Reappraisal has been so widely studied due to the fact that its cognitive and physiological costs are lower than other emotion-regulation strategies (e.g. expressive suppression and distraction) and that it is highly effective at regulating affect and physiological arousal [29,30]. Indeed, the use of ineffective or maladaptive emotion-regulation strategies, such as expressive suppression , over adaptive strategies like reappraisal has been found to lead to increased food intake . However, no studies to date have explored the neural substrates of emotion regulation by means of cognitive reappraisal in people with excess weight.
In this study, we used functional magnetic resonance imaging (fMRI) to compare the brain substrates of emotion regulation in excess-weight individuals versus normal-weight controls. A modified version of the original cognitive reappraisal task designed by Phan et al.  was used to assess emotion regulation. This task  has been shown to activate the brain networks involved in the generation of a negative emotional state [21,35–37] (i.e., insula and amygdala), as well as in the employment of cognitive emotion-regulation strategies (i.e., prefrontal cortex) [22,23,38,39]. To further explore the interaction between emotion generation and emotion regulation systems, we also performed a psycho-physiological interaction (PPI) analysis and assessed changes in the connectivity between these two systems across emotion regulation and generation blocks.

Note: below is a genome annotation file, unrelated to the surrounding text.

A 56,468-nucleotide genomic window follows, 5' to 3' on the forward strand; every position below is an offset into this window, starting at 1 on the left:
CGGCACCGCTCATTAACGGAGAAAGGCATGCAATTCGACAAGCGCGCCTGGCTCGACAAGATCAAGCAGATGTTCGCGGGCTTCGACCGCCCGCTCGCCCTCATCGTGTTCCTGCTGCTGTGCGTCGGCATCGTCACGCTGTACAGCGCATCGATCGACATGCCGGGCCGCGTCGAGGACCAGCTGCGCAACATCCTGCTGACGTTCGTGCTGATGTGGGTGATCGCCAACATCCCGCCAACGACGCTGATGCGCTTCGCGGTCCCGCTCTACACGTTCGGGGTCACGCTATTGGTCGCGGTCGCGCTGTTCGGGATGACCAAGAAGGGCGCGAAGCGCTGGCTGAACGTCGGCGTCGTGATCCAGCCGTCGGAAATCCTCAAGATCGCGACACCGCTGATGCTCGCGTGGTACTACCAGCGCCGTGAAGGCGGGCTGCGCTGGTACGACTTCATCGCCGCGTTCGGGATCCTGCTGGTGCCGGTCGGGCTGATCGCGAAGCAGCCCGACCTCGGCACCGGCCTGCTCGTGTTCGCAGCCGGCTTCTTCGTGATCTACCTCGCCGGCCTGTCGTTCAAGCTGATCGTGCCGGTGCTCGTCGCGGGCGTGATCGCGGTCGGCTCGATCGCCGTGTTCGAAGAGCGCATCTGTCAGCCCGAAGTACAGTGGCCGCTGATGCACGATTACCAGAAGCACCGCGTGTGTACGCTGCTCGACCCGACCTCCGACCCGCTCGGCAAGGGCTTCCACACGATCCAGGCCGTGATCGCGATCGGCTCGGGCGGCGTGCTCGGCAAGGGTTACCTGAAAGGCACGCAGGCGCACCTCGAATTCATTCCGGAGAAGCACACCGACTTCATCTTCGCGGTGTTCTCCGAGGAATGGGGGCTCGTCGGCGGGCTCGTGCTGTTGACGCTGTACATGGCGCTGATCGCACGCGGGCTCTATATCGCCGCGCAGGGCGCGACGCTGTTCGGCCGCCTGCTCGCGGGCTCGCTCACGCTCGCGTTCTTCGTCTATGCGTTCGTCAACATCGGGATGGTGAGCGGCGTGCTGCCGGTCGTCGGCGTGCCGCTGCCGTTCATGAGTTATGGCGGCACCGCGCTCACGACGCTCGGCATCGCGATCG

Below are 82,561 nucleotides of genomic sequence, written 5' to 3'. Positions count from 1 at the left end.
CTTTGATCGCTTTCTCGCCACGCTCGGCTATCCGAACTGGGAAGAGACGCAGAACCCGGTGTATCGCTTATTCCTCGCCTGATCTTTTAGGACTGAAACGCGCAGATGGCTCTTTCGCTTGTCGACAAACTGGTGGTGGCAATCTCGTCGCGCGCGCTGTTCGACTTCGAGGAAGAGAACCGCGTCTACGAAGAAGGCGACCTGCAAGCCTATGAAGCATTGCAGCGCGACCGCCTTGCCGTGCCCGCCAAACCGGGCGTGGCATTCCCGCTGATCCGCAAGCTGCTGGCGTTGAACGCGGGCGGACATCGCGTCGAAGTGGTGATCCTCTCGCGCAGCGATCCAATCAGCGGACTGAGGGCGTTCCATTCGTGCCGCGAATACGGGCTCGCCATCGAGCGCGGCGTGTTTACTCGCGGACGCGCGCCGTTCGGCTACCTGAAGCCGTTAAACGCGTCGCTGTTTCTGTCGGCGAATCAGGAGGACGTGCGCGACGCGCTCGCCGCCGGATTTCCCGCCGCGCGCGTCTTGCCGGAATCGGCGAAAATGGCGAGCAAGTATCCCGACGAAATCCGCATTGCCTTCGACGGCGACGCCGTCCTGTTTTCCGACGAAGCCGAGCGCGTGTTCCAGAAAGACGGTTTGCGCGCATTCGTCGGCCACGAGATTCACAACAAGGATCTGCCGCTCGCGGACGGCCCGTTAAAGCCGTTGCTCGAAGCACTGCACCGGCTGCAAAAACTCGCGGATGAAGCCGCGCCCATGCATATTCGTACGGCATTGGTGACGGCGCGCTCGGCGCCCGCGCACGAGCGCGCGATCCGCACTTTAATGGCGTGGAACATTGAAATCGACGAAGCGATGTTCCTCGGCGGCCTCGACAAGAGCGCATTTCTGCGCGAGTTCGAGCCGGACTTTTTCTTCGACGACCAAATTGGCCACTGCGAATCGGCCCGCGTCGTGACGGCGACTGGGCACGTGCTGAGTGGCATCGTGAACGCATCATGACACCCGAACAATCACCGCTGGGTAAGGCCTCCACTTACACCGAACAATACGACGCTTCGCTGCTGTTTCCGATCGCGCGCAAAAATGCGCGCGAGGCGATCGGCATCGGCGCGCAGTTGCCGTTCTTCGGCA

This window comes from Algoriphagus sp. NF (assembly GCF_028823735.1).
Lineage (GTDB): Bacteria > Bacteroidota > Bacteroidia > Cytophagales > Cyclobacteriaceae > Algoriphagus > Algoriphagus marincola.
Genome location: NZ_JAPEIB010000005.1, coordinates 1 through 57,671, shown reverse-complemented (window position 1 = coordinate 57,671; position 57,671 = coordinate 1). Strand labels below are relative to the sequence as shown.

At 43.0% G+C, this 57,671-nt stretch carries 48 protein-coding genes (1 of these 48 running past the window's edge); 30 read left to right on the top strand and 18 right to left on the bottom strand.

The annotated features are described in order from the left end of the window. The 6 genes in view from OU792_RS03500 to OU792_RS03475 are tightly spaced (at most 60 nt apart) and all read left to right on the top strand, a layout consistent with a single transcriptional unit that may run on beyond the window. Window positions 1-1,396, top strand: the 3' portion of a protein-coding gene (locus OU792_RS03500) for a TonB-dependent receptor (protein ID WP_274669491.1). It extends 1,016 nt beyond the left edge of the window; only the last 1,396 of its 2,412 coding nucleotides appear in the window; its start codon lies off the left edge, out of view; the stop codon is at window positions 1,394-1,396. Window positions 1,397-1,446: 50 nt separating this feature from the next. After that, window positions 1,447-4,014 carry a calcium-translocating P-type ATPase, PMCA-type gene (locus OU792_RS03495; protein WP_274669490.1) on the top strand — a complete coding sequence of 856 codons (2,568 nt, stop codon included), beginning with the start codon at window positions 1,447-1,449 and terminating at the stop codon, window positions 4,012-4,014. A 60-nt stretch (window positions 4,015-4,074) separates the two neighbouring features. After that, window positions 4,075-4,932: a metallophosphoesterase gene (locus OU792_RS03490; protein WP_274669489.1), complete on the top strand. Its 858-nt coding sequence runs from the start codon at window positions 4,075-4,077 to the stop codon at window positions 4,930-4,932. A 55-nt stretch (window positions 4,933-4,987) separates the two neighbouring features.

On the basis of previous literature [9,22] we hypothesized that excess-weight participants would exhibit heightened reactivity indicated by altered activation in emotion-generation and interoception-related regions when viewing negative stimuli compared to normal-weight controls. Additionally, we expected excess-weight participants to display inefficient down-regulation of negative emotional responses during reappraisal, and that this would coincide with persistently heightened activation in emotion-generation areas and reduced activity in emotion-regulation areas. Moreover, since emotion regulation , impulsivity , approach/avoidance motivation  and food addiction  are key trait and state characteristics that contribute to the acquisition and maintenance of excess weight and related affective alterations, and in agreement with theoretical accounts about the associations between these factors , we expected to find a complex interaction between behavioral measure results assessing these traits and areas of dysfunctional activation in the excess-weight group. These complex associations were subsequently explored by means of path analysis.